Open Source Licenses and Embrace-Extend-Extinguish

Chris DiBona cdibona at
Thu Feb 14 00:34:42 UTC 2008

Actually, protocols specifically are not copyrightable. thier
specifications docs can be, as can software that exercises a protocol.
The reason that dvds (and not cd) reading software is controversial is
because the dmca has a special provision when a program circumvents
encryption, no matter how trivial, to allow for the transfer of
copyright works, then that program can come under certain penalties.

Think of the companies that would not exist if it were not for the
reverse engineering of wire line protocols. Dell, Phoenix/ami, emc,
etc. etc...

If you want to slap a trivial layer of encryption over your protocol
to 'protect' it from people like me, then this may not be the best
place to get advice.


On Thu, Feb 14, 2008 at 1:10 PM,  <msibley at> wrote:
> Thanks Everyone!
> I looked at the SISSL, and I like it. Suprised it isn't more popular in
> fact.
> Micheal, you make a lot of great points. I have to consider the differences
> between practices and doctrine here. While technically my proposed license
> concept could get you in trouble for beta-testing and bugs, in practice I
> can't really see this happening. The difference between proprieterization
> and a bug at a network protocol level can be expressed in terms of
> marketshare for a given distro. Big market =  propreterizing, Small market =
> bug. And for the gray area, fair warning aught to do the trick.
> Regarding protocols being copyrightable, I'm pretty sure they can be. They
> are just formats after all.  Formats like DVD and GIF (or was it jpeg?) are
> legendary for their IP issues. So can a format holder dictate what the
> format is used for?  It doesn't  matter. They only need to dictate that the
> format is consistent. Can damages be caused by inconsistency of format?
> Absolutely. So their probably is some precedents here, I'm just too lazy to
> look them up at the moment :-)
> Thanks again!
> Matthew Sibley
>  -------- Original Message --------
>  Subject: Re: Open Source Licenses and Embrace-Extend-Extinguish
>  From: Michael Poole <mdpoole at>
>  Date: Wed, February 13, 2008 2:42 pm
>  To: license-discuss at
>  msibley at writes:
>  > My point here, is that people who support and develop free software and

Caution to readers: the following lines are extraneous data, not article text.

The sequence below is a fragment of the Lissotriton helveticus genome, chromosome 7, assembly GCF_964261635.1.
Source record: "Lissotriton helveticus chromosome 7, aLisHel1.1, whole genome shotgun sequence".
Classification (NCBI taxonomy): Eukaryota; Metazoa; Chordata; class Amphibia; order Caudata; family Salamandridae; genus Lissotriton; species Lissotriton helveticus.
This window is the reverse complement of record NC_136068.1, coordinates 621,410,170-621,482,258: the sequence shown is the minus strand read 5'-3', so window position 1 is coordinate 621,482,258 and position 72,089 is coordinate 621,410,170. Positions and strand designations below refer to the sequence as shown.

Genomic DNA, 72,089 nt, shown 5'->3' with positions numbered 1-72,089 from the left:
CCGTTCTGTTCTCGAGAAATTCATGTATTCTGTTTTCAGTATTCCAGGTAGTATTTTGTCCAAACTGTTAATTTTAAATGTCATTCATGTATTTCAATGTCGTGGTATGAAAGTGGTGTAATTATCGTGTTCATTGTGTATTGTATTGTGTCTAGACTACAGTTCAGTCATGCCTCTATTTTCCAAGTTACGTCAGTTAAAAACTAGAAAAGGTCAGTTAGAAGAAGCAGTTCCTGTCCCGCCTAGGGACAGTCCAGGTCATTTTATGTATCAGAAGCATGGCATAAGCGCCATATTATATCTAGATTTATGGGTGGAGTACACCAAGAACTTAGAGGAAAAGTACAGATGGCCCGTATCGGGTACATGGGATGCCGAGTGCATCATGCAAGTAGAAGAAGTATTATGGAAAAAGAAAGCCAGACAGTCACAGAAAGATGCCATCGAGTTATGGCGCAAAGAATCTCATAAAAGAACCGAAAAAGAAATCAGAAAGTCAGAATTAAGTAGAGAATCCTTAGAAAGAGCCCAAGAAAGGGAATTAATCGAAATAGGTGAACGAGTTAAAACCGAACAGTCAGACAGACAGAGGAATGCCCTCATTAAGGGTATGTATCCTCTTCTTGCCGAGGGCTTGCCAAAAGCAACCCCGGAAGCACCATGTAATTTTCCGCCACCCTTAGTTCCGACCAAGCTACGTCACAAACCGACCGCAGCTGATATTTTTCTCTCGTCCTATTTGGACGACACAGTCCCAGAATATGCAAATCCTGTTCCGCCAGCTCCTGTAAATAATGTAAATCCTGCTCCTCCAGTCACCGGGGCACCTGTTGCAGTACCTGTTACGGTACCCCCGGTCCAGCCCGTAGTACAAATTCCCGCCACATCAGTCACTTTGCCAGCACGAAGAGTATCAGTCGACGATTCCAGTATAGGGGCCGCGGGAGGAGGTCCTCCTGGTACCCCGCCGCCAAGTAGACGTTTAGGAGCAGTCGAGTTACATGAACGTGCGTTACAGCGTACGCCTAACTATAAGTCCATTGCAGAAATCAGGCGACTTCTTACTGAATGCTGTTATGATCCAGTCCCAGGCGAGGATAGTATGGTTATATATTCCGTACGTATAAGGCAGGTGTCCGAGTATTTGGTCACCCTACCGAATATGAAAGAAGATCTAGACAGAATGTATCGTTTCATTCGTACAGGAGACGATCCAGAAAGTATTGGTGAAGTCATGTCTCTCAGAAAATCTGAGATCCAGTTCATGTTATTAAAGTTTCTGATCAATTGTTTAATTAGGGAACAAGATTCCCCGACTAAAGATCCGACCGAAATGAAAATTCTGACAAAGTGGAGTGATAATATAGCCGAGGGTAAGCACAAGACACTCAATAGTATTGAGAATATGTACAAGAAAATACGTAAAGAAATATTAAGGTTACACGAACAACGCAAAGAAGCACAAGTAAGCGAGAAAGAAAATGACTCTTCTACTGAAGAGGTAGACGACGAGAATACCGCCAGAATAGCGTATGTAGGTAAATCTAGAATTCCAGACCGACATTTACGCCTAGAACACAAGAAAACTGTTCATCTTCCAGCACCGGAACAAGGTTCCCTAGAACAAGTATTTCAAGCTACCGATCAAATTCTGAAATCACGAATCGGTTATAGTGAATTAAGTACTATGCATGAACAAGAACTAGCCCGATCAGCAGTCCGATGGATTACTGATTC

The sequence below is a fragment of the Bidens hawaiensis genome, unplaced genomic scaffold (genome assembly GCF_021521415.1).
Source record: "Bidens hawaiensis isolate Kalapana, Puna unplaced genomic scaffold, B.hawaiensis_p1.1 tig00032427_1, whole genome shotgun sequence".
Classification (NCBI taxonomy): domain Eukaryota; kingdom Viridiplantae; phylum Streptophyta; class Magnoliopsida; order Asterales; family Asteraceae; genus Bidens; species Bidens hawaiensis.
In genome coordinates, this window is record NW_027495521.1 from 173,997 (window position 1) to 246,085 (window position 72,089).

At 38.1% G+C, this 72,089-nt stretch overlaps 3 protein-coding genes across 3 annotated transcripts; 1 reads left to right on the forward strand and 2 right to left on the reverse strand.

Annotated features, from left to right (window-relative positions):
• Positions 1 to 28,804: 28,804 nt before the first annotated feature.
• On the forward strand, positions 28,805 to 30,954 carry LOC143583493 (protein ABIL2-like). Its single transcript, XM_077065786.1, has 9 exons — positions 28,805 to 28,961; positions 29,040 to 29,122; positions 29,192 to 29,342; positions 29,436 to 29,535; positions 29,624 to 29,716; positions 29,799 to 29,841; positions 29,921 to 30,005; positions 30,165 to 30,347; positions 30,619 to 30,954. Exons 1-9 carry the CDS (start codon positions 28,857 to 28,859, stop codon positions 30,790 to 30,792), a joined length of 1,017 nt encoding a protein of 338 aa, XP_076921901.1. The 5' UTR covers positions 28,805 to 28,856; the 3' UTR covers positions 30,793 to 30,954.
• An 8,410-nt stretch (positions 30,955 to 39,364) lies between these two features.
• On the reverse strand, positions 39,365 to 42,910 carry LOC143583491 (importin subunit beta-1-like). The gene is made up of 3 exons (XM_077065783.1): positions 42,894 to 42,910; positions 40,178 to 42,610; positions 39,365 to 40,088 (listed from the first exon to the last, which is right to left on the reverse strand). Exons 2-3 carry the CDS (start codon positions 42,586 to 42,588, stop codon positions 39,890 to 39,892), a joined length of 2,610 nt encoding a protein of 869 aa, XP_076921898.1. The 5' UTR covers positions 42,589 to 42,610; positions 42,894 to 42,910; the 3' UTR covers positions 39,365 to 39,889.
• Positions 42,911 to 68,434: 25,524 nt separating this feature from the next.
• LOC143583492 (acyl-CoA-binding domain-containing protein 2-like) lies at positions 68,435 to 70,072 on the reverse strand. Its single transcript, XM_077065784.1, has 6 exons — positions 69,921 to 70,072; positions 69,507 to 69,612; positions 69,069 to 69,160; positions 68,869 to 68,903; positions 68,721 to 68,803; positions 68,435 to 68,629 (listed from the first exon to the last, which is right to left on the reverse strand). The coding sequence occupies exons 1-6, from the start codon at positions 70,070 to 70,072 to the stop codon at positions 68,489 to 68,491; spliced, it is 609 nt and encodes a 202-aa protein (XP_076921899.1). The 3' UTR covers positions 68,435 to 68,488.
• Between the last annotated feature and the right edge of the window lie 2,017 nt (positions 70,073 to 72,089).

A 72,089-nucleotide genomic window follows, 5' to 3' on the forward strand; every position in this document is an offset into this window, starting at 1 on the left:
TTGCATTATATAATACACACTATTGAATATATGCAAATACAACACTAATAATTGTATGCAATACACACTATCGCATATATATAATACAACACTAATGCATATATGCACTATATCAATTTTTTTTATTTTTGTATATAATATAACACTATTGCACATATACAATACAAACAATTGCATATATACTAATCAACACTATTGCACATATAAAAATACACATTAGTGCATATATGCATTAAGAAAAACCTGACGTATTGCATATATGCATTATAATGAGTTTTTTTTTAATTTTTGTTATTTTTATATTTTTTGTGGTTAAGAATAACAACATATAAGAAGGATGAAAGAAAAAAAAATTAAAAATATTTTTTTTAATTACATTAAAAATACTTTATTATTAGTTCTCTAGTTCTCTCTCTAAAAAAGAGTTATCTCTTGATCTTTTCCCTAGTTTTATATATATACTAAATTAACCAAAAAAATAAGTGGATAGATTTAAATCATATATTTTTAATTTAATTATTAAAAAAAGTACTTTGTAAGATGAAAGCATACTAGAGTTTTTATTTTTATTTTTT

> open
>  > standards should have some litigious reciprocity available against
> vendors who
>  > don't play nice. Malicious vendors should be responsible to everybody
> they
>  > screw, not just the original authors.
>  >
>  > So anything out there like that?
>  > Opinions? Comments?
>  Off hand, and based partly on many previous discussions of that
>  essential question, there are at least five major problems:
>  1. If enforceable, this would violate criterion 6 of the Open Source
>  Definition (no discrimination against fields of endeavor).
>  2. It would make it impossible for anyone to release an in-progress
>  version of software that supports the standard, which is a common
>  practice among open source developers.
>  3. It would not stop extend-and-extinguish tactics like those used in
>  some directory services -- where a vendor's server implements
>  proprietary extensions in the proper name space and the vendor's
>  clients effectively require those extensions.
>  4. It leaves anyone who releases buggy software (and that's everyone)
>  at risk of legal action if their bugs alter the program's behavior
>  with respect to the protocol implementation.
>  5. It would probably not be enforceable at all for a redistributable
>  standard: the copyright license on the protocol definition would not
>  impose obligations on those who implement the protocol.
>  Perhaps the most feasible compromise is to publish a test suite for
>  both sides of the protocol and require any software to pass that
>  before it may implement extensions to the protocol. This would
>  resolve #2 and #3, and maybe #4, from the list above. I believe this
>  is roughly the approach that Sun tried with Java. They obviously did
>  not care about #1 at the time, and used non-copyright licenses to
>  address #5.
>  Michael Poole

Open Source Programs Manager, Google Inc.
Google's Open Source program can be found at
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